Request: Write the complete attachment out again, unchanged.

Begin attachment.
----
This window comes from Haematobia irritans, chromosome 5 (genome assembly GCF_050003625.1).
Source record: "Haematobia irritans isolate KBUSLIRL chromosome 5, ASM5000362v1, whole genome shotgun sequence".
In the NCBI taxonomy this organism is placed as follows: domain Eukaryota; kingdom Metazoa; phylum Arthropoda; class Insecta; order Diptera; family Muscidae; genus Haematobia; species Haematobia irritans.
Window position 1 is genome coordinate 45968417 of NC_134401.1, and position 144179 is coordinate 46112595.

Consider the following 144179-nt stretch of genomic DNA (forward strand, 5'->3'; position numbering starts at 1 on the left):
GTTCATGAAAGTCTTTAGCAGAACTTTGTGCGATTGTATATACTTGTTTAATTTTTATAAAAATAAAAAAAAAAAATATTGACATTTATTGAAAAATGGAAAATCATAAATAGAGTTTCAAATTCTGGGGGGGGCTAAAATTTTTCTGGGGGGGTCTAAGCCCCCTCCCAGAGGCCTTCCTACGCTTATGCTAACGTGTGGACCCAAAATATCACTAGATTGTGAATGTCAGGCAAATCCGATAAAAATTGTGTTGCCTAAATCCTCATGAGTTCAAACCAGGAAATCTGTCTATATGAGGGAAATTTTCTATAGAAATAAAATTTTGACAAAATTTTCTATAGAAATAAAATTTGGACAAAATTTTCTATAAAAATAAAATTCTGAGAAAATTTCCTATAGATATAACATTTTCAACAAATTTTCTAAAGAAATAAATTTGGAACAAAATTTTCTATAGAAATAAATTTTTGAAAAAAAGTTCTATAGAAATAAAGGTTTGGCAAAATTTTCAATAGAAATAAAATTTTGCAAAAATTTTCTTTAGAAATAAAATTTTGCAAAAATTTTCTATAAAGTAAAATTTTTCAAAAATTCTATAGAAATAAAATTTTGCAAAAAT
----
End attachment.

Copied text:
This window comes from Haematobia irritans, chromosome 5 (genome assembly GCF_050003625.1).
Source record: "Haematobia irritans isolate KBUSLIRL chromosome 5, ASM5000362v1, whole genome shotgun sequence".
In the NCBI taxonomy this organism is placed as follows: domain Eukaryota; kingdom Metazoa; phylum Arthropoda; class Insecta; order Diptera; family Muscidae; genus Haematobia; species Haematobia irritans.
Window position 1 is genome coordinate 45968417 of NC_134401.1, and position 144179 is coordinate 46112595.

Consider the following 144179-nt stretch of genomic DNA (forward strand, 5'->3'; position numbering starts at 1 on the left):
GTTCATGAAAGTCTTTAGCAGAACTTTGTGCGATTGTATATACTTGTTTAATTTTTATAAAAATAAAAAAAAAAAATATTGACATTTATTGAAAAATGGAAAATCATAAATAGAGTTTCAAATTCTGGGGGGGGCTAAAATTTTTCTGGGGGGGTCTAAGCCCCCTCCCAGAGGCCTTCCTACGCTTATGCTAACGTGTGGACCCAAAATATCACTAGATTGTGAATGTCAGGCAAATCCGATAAAAATTGTGTTGCCTAAATCCTCATGAGTTCAAACCAGGAAATCTGTCTATATGAGGGAAATTTTCTATAGAAATAAAATTTTGACAAAATTTTCTATAGAAATAAAATTTGGACAAAATTTTCTATAAAAATAAAATTCTGAGAAAATTTCCTATAGATATAACATTTTCAACAAATTTTCTAAAGAAATAAATTTGGAACAAAATTTTCTATAGAAATAAATTTTTGAAAAAAAGTTCTATAGAAATAAAGGTTTGGCAAAATTTTCAATAGAAATAAAATTTTGCAAAAATTTTCTTTAGAAATAAAATTTTGCAAAAATTTTCTATAAAGTAAAATTTTTCAAAAATTCTATAGAAATAAAATTTTGCAAAAAT